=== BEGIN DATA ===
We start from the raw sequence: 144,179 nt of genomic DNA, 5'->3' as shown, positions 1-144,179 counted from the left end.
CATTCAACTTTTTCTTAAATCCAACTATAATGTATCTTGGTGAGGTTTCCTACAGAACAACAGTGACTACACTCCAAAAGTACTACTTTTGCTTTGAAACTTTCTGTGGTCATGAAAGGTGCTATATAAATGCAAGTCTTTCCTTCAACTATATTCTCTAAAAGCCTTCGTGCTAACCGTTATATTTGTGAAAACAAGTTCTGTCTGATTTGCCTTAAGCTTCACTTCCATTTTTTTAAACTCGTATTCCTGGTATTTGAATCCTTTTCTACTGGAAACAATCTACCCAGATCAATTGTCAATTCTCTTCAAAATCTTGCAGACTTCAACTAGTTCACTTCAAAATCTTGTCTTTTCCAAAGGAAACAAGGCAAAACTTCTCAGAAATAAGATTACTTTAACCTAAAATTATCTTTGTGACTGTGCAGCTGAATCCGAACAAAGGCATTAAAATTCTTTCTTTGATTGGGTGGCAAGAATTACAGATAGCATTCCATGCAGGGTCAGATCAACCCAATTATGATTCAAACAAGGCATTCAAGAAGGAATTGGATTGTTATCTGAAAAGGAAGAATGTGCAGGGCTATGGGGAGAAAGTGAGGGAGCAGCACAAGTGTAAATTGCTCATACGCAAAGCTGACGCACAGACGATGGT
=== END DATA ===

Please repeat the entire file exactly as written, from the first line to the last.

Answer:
We start from the raw sequence: 144,179 nt of genomic DNA, 5'->3' as shown, positions 1-144,179 counted from the left end.
CATTCAACTTTTTCTTAAATCCAACTATAATGTATCTTGGTGAGGTTTCCTACAGAACAACAGTGACTACACTCCAAAAGTACTACTTTTGCTTTGAAACTTTCTGTGGTCATGAAAGGTGCTATATAAATGCAAGTCTTTCCTTCAACTATATTCTCTAAAAGCCTTCGTGCTAACCGTTATATTTGTGAAAACAAGTTCTGTCTGATTTGCCTTAAGCTTCACTTCCATTTTTTTAAACTCGTATTCCTGGTATTTGAATCCTTTTCTACTGGAAACAATCTACCCAGATCAATTGTCAATTCTCTTCAAAATCTTGCAGACTTCAACTAGTTCACTTCAAAATCTTGTCTTTTCCAAAGGAAACAAGGCAAAACTTCTCAGAAATAAGATTACTTTAACCTAAAATTATCTTTGTGACTGTGCAGCTGAATCCGAACAAAGGCATTAAAATTCTTTCTTTGATTGGGTGGCAAGAATTACAGATAGCATTCCATGCAGGGTCAGATCAACCCAATTATGATTCAAACAAGGCATTCAAGAAGGAATTGGATTGTTATCTGAAAAGGAAGAATGTGCAGGGCTATGGGGAGAAAGTGAGGGAGCAGCACAAGTGTAAATTGCTCATACGCAAAGCTGACGCACAGACGATGGT